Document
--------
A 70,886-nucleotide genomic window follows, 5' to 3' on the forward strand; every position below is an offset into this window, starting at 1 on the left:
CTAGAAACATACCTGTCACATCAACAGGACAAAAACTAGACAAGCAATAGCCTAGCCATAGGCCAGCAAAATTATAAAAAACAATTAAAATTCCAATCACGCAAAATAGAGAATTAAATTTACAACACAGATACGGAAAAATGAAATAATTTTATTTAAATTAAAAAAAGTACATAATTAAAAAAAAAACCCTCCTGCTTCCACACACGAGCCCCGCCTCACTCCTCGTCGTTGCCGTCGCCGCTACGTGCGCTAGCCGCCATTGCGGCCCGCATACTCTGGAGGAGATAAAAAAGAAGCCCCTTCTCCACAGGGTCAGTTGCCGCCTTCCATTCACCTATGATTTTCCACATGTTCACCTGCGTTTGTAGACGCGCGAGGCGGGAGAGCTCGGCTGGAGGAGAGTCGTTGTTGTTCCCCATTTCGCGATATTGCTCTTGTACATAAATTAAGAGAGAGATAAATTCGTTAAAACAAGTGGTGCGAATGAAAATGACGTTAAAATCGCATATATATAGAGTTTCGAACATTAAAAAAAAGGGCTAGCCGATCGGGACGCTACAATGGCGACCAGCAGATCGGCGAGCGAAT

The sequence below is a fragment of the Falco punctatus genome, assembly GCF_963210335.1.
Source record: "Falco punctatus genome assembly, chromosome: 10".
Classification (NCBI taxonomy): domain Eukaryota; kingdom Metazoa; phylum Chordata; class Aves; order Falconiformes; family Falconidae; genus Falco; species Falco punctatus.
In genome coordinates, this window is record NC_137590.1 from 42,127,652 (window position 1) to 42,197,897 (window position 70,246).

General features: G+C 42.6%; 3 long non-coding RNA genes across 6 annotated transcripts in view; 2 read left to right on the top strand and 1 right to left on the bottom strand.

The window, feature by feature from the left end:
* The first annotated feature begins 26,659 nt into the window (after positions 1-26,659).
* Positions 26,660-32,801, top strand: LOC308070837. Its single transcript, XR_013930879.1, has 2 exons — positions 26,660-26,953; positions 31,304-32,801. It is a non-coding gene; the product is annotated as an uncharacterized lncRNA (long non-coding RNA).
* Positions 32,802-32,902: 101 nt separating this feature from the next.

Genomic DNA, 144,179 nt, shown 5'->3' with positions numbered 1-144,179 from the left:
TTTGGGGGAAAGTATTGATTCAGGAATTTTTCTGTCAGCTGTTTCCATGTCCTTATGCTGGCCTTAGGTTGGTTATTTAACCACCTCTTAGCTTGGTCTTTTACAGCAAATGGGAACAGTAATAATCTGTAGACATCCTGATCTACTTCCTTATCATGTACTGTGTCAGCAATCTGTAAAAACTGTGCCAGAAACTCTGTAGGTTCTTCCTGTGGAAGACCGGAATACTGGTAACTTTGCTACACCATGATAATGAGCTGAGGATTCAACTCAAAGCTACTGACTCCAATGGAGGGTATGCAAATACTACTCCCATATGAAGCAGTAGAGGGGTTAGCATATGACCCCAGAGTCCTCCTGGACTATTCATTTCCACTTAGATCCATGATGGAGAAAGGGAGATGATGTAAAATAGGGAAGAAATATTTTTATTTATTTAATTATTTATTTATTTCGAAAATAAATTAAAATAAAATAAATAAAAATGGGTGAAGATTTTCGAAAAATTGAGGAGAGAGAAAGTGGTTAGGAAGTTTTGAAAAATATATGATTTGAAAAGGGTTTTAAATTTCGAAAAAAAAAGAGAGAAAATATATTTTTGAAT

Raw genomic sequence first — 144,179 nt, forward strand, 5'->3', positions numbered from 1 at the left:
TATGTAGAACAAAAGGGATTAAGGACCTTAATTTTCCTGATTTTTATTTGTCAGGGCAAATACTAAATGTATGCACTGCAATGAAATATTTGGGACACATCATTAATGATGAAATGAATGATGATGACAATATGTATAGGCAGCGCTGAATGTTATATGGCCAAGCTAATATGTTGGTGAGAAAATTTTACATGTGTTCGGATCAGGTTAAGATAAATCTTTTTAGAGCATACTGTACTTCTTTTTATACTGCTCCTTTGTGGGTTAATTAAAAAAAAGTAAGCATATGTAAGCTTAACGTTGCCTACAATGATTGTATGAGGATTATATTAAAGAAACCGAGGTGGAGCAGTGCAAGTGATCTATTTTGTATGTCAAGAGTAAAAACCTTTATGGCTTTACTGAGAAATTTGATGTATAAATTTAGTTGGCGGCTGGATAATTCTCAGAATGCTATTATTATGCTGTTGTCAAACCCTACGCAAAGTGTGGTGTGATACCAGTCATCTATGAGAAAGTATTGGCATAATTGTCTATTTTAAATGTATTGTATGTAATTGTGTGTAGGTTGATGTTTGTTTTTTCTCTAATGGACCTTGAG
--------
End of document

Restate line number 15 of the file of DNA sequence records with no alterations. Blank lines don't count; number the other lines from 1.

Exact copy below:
TATGTAGAACAAAAGGGATTAAGGACCTTAATTTTCCTGATTTTTATTTGTCAGGGCAAATACTAAATGTATGCACTGCAATGAAATATTTGGGACACATCATTAATGATGAAATGAATGATGATGACAATATGTATAGGCAGCGCTGAATGTTATATGGCCAAGCTAATATGTTGGTGAGAAAATTTTACATGTGTTCGGATCAGGTTAAGATAAATCTTTTTAGAGCATACTGTACTTCTTTTTATACTGCTCCTTTGTGGGTTAATTAAAAAAAAGTAAGCATATGTAAGCTTAACGTTGCCTACAATGATTGTATGAGGATTATATTAAAGAAACCGAGGTGGAGCAGTGCAAGTGATCTATTTTGTATGTCAAGAGTAAAAACCTTTATGGCTTTACTGAGAAATTTGATGTATAAATTTAGTTGGCGGCTGGATAATTCTCAGAATGCTATTATTATGCTGTTGTCAAACCCTACGCAAAGTGTGGTGTGATACCAGTCATCTATGAGAAAGTATTGGCATAATTGTCTATTTTAAATGTATTGTATGTAATTGTGTGTAGGTTGATGTTTGTTTTTTCTCTAATGGACCTTGAG